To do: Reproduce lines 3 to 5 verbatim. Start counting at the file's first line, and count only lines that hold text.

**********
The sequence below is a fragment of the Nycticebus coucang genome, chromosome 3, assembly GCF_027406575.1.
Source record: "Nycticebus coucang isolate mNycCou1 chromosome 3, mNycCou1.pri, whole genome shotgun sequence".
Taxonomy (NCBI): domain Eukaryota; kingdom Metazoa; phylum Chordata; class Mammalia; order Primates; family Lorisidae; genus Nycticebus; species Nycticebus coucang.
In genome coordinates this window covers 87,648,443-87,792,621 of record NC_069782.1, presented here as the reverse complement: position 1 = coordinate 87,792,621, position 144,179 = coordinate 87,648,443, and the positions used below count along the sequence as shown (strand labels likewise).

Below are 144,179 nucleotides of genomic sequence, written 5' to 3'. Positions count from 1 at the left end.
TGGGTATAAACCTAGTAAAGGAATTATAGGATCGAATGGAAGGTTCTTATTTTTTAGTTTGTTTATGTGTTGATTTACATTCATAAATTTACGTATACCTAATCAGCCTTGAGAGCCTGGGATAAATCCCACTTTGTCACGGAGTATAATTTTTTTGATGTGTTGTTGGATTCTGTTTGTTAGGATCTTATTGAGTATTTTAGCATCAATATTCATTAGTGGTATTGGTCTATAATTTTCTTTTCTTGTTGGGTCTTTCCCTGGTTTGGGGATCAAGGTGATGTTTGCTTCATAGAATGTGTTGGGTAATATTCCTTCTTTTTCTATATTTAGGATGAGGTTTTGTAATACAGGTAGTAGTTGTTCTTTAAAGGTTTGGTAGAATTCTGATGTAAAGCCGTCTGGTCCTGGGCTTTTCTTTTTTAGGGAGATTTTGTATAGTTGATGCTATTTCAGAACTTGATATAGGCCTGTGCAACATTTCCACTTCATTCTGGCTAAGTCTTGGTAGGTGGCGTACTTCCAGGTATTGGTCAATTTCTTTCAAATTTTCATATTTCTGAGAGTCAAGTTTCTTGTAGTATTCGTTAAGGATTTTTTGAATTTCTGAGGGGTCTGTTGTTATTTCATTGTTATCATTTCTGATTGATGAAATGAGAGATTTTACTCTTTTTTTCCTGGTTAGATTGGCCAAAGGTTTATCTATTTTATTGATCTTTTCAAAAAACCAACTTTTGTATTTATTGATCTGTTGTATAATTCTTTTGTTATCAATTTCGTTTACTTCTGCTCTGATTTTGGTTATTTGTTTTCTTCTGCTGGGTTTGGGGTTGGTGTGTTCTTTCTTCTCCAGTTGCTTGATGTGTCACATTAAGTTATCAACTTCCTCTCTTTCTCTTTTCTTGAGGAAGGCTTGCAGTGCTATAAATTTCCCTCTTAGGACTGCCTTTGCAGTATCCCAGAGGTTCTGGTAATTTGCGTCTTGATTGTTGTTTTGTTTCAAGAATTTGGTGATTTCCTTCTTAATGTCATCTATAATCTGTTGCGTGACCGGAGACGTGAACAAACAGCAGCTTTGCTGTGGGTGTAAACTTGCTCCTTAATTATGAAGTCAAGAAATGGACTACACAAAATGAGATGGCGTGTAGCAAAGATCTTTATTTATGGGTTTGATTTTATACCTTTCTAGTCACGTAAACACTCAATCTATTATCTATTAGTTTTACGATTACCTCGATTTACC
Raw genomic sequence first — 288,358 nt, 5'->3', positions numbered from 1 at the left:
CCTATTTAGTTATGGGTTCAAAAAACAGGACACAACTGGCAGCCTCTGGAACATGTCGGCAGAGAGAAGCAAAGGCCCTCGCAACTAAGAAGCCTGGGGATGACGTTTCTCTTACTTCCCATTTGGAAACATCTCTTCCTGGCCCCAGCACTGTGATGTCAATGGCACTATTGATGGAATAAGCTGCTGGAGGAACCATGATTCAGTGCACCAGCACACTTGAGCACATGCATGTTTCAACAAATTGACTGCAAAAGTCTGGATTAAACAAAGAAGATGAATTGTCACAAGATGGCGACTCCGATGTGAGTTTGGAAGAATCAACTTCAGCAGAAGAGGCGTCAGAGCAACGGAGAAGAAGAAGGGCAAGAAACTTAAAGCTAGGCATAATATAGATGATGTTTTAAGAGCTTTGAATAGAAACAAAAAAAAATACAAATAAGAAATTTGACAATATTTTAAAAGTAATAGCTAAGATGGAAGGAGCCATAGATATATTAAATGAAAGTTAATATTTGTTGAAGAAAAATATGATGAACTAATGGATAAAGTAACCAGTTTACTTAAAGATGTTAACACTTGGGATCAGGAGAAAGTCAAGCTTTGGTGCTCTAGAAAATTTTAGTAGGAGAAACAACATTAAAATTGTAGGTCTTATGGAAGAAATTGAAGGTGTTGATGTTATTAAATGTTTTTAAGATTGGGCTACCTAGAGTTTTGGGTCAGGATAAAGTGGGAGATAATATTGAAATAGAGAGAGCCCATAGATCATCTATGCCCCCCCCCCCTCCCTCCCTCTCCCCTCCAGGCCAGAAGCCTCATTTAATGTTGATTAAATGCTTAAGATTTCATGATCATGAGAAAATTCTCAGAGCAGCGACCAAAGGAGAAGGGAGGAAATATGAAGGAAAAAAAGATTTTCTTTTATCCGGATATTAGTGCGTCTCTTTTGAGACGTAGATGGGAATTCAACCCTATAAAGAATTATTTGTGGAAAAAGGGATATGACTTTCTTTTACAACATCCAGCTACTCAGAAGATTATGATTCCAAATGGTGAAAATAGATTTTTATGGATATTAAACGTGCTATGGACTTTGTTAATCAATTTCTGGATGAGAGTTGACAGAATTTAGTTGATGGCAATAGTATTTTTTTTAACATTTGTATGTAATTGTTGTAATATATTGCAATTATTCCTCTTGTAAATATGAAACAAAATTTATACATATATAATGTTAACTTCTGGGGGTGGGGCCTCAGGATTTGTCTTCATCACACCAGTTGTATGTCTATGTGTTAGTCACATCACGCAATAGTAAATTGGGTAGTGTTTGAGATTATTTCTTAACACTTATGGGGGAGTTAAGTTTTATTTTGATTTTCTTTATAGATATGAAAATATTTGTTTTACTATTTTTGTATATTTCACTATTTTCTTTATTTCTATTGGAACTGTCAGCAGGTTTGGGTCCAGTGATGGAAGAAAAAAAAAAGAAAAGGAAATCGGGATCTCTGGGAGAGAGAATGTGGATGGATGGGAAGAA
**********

Taxonomy (NCBI): domain Eukaryota; kingdom Metazoa; phylum Chordata; class Mammalia; order Primates; family Lorisidae; genus Nycticebus; species Nycticebus coucang.
In genome coordinates this window covers 87,648,443-87,792,621 of record NC_069782.1, presented here as the reverse complement: position 1 = coordinate 87,792,621, position 144,179 = coordinate 87,648,443, and the positions used below count along the sequence as shown (strand labels likewise).

Below are 144,179 nucleotides of genomic sequence, written 5' to 3'. Positions count from 1 at the left end.